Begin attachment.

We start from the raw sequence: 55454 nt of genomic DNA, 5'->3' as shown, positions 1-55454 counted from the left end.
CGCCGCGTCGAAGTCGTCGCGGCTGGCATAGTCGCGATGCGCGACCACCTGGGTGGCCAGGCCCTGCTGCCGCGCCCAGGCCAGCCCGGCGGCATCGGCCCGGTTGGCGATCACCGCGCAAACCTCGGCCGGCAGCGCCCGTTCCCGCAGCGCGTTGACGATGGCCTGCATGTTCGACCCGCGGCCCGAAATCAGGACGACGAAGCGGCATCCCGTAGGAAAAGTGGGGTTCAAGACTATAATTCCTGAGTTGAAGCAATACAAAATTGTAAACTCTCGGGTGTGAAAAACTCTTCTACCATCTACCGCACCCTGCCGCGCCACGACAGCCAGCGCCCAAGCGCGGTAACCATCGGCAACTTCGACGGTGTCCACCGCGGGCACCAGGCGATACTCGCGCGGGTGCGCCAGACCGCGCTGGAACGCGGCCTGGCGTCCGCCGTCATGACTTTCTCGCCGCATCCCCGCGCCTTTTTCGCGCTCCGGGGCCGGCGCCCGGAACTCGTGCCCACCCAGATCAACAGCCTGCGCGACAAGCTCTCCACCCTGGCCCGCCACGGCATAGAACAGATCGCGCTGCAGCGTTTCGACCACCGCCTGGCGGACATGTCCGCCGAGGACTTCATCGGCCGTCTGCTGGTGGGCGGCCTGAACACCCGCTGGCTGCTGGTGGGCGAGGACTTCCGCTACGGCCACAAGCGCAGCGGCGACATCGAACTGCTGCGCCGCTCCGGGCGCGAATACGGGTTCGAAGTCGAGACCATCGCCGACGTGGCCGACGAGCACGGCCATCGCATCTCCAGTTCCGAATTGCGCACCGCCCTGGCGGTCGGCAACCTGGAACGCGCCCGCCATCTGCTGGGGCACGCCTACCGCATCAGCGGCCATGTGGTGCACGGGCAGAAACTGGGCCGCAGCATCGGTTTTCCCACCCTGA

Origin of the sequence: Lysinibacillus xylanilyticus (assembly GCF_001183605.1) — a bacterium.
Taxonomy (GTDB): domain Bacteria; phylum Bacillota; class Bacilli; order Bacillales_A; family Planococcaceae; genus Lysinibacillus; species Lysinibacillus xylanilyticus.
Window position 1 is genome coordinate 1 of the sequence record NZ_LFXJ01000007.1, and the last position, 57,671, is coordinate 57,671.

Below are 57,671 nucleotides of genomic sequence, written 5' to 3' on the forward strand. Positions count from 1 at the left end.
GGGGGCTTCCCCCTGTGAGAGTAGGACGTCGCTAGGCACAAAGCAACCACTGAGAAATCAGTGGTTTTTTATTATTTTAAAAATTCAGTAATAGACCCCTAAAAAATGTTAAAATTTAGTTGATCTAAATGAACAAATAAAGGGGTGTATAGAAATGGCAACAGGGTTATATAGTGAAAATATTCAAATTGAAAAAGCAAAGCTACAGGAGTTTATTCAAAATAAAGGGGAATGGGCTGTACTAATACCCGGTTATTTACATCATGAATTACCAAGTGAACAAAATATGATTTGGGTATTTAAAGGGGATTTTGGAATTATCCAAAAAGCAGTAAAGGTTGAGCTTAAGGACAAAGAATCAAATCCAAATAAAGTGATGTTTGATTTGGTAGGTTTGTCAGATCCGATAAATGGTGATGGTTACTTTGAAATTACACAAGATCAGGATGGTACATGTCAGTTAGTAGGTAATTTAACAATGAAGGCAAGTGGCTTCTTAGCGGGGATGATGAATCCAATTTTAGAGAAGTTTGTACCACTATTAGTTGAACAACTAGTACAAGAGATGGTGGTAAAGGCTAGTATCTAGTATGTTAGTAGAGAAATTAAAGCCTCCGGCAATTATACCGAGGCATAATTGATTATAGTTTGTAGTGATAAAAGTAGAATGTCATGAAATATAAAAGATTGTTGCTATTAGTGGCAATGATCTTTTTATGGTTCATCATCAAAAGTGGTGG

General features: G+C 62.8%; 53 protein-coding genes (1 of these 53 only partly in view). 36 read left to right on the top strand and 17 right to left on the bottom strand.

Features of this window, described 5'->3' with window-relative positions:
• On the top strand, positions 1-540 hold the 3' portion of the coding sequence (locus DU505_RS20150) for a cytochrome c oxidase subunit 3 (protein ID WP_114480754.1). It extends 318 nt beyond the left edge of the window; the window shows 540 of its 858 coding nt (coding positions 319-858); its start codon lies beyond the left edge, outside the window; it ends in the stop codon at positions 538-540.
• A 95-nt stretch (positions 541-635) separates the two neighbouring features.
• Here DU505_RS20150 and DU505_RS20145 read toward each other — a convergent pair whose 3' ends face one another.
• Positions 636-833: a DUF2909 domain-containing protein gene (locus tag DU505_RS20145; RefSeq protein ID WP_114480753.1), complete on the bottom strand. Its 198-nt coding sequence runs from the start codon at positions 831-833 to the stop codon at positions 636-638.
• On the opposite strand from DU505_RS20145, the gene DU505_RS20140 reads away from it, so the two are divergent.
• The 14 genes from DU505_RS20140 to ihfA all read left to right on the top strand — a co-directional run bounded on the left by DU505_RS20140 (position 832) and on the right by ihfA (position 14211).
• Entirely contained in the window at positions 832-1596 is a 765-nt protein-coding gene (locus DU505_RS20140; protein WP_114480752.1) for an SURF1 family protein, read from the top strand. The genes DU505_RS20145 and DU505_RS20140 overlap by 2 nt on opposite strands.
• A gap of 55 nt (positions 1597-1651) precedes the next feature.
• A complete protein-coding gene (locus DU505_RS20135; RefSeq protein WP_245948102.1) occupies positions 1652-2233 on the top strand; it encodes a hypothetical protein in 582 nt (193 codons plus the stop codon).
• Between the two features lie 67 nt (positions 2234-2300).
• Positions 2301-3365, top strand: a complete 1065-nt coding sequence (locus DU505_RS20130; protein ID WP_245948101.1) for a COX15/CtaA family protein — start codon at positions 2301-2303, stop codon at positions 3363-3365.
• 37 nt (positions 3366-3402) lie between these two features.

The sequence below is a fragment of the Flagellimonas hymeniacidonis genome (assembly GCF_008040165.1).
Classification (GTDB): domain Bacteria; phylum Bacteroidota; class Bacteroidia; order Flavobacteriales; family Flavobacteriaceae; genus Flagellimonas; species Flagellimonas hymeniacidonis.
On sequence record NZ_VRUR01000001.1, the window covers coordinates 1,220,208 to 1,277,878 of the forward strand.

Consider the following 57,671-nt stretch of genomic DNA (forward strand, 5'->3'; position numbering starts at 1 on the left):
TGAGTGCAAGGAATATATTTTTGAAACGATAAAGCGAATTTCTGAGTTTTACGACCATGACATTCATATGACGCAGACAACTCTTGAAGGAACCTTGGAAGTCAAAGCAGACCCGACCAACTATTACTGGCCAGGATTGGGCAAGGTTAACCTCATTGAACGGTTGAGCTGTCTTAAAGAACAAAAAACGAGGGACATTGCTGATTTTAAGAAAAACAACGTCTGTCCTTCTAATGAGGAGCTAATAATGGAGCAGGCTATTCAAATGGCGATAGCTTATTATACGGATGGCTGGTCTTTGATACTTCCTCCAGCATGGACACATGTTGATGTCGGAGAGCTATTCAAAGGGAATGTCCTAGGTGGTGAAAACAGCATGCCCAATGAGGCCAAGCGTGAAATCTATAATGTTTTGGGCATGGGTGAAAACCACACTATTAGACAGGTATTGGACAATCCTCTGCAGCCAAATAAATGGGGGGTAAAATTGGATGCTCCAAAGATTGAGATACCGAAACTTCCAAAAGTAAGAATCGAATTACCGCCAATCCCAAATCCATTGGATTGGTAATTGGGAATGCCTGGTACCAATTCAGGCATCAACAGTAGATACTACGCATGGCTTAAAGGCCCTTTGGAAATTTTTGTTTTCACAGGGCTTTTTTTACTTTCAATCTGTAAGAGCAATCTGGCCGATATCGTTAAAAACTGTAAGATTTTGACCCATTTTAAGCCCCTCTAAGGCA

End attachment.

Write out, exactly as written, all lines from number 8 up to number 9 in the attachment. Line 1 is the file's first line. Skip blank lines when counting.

General features: G+C 62.8%; 53 protein-coding genes (1 of these 53 only partly in view). 36 read left to right on the top strand and 17 right to left on the bottom strand.

Features of this window, described 5'->3' with window-relative positions: